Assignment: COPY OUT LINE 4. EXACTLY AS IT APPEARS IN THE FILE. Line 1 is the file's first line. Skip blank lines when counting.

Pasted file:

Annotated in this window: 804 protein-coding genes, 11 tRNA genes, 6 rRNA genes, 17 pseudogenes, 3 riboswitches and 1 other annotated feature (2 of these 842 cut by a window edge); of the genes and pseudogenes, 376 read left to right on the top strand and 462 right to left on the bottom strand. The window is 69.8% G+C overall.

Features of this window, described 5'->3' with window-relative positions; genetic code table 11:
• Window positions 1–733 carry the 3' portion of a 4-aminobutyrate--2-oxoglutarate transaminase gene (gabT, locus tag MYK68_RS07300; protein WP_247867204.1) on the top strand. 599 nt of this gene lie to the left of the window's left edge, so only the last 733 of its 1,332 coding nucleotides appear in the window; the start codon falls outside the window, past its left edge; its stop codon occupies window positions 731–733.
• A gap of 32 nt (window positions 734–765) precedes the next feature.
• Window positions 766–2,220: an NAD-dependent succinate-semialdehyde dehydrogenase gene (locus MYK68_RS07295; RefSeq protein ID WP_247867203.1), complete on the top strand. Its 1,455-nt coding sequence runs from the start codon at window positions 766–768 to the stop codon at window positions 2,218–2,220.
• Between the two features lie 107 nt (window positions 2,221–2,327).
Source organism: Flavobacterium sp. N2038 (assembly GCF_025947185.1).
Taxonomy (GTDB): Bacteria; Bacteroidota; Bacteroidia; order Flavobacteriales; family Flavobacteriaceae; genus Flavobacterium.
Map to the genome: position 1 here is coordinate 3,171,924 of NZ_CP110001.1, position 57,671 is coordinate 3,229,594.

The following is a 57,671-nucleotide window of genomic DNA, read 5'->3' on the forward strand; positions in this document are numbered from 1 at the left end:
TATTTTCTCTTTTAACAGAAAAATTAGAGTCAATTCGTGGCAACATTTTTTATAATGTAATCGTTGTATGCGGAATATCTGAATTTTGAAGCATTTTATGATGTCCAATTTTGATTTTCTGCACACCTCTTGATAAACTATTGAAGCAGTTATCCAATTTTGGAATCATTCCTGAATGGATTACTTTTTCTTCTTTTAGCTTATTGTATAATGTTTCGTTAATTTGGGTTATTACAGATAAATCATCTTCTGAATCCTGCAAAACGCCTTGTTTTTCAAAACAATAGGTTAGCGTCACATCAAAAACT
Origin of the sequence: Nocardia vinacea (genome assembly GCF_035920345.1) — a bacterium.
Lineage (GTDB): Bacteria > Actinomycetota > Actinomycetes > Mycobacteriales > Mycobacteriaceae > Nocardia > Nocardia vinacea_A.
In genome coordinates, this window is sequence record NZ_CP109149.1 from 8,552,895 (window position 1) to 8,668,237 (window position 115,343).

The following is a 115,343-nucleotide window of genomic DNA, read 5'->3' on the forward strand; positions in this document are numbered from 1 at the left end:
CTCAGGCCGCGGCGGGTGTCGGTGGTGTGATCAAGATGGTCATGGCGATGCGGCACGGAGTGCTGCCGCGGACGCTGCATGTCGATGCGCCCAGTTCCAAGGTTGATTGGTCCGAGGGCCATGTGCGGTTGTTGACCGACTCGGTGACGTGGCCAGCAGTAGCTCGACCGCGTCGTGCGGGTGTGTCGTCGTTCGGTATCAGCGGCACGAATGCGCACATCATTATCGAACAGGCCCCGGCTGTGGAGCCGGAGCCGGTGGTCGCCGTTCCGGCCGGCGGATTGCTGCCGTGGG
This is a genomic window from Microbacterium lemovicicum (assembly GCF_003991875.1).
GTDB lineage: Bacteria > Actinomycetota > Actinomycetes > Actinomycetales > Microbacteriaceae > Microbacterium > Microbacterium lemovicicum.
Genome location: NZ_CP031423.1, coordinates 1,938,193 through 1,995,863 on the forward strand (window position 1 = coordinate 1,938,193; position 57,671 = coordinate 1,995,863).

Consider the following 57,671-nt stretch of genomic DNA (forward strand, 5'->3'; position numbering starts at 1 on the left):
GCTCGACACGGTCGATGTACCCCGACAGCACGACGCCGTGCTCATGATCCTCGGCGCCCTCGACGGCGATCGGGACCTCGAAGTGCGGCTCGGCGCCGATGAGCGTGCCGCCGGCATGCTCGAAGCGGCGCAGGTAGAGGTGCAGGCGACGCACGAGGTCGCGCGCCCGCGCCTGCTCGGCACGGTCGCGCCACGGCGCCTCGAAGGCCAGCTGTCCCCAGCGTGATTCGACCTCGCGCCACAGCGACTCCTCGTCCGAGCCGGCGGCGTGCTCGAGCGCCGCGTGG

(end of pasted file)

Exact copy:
• A gap of 32 nt (window positions 734–765) precedes the next feature.